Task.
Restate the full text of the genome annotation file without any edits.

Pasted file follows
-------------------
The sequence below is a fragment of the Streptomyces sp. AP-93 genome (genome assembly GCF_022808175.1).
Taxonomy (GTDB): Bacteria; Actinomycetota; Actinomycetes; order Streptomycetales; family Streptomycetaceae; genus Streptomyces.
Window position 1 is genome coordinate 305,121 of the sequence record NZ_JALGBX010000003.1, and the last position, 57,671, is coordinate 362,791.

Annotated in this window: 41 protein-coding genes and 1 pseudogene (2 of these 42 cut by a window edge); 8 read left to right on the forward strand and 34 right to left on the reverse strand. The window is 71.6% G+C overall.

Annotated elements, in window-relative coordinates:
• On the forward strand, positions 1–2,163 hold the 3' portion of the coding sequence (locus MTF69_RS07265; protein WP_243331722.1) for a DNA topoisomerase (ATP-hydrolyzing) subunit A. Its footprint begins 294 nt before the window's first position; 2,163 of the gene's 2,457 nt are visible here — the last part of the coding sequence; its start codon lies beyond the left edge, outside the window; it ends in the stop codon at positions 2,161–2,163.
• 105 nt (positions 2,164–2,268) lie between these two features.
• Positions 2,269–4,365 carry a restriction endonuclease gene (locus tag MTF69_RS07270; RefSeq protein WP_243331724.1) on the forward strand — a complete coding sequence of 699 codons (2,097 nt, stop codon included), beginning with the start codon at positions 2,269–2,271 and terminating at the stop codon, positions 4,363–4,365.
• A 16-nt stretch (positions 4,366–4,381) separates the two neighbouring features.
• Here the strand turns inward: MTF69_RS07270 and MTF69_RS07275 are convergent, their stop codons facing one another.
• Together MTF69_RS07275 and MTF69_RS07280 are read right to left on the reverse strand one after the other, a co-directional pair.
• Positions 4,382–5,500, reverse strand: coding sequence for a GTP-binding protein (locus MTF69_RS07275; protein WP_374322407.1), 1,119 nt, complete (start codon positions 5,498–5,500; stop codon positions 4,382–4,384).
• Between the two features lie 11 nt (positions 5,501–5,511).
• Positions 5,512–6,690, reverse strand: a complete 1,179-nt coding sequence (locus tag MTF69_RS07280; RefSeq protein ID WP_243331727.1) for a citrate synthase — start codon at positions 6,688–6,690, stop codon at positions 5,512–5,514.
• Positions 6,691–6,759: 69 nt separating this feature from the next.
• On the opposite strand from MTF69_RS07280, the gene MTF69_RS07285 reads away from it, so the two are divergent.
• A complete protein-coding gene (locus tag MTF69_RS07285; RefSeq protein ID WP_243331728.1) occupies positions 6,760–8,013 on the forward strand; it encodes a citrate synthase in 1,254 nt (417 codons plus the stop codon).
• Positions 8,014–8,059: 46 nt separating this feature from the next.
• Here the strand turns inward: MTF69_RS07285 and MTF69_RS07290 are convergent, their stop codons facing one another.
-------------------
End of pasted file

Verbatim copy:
The sequence below is a fragment of the Streptomyces sp. AP-93 genome (genome assembly GCF_022808175.1).
Taxonomy (GTDB): Bacteria; Actinomycetota; Actinomycetes; order Streptomycetales; family Streptomycetaceae; genus Streptomyces.
Window position 1 is genome coordinate 305,121 of the sequence record NZ_JALGBX010000003.1, and the last position, 57,671, is coordinate 362,791.

Annotated in this window: 41 protein-coding genes and 1 pseudogene (2 of these 42 cut by a window edge); 8 read left to right on the forward strand and 34 right to left on the reverse strand. The window is 71.6% G+C overall.

Annotated elements, in window-relative coordinates:
• On the forward strand, positions 1–2,163 hold the 3' portion of the coding sequence (locus MTF69_RS07265; protein WP_243331722.1) for a DNA topoisomerase (ATP-hydrolyzing) subunit A. Its footprint begins 294 nt before the window's first position; 2,163 of the gene's 2,457 nt are visible here — the last part of the coding sequence; its start codon lies beyond the left edge, outside the window; it ends in the stop codon at positions 2,161–2,163.
• 105 nt (positions 2,164–2,268) lie between these two features.
• Positions 2,269–4,365 carry a restriction endonuclease gene (locus tag MTF69_RS07270; RefSeq protein WP_243331724.1) on the forward strand — a complete coding sequence of 699 codons (2,097 nt, stop codon included), beginning with the start codon at positions 2,269–2,271 and terminating at the stop codon, positions 4,363–4,365.
• A 16-nt stretch (positions 4,366–4,381) separates the two neighbouring features.
• Here the strand turns inward: MTF69_RS07270 and MTF69_RS07275 are convergent, their stop codons facing one another.
• Together MTF69_RS07275 and MTF69_RS07280 are read right to left on the reverse strand one after the other, a co-directional pair.
• Positions 4,382–5,500, reverse strand: coding sequence for a GTP-binding protein (locus MTF69_RS07275; protein WP_374322407.1), 1,119 nt, complete (start codon positions 5,498–5,500; stop codon positions 4,382–4,384).
• Between the two features lie 11 nt (positions 5,501–5,511).
• Positions 5,512–6,690, reverse strand: a complete 1,179-nt coding sequence (locus tag MTF69_RS07280; RefSeq protein ID WP_243331727.1) for a citrate synthase — start codon at positions 6,688–6,690, stop codon at positions 5,512–5,514.
• Positions 6,691–6,759: 69 nt separating this feature from the next.
• On the opposite strand from MTF69_RS07280, the gene MTF69_RS07285 reads away from it, so the two are divergent.
• A complete protein-coding gene (locus tag MTF69_RS07285; RefSeq protein ID WP_243331728.1) occupies positions 6,760–8,013 on the forward strand; it encodes a citrate synthase in 1,254 nt (417 codons plus the stop codon).
• Positions 8,014–8,059: 46 nt separating this feature from the next.
• Here the strand turns inward: MTF69_RS07285 and MTF69_RS07290 are convergent, their stop codons facing one another.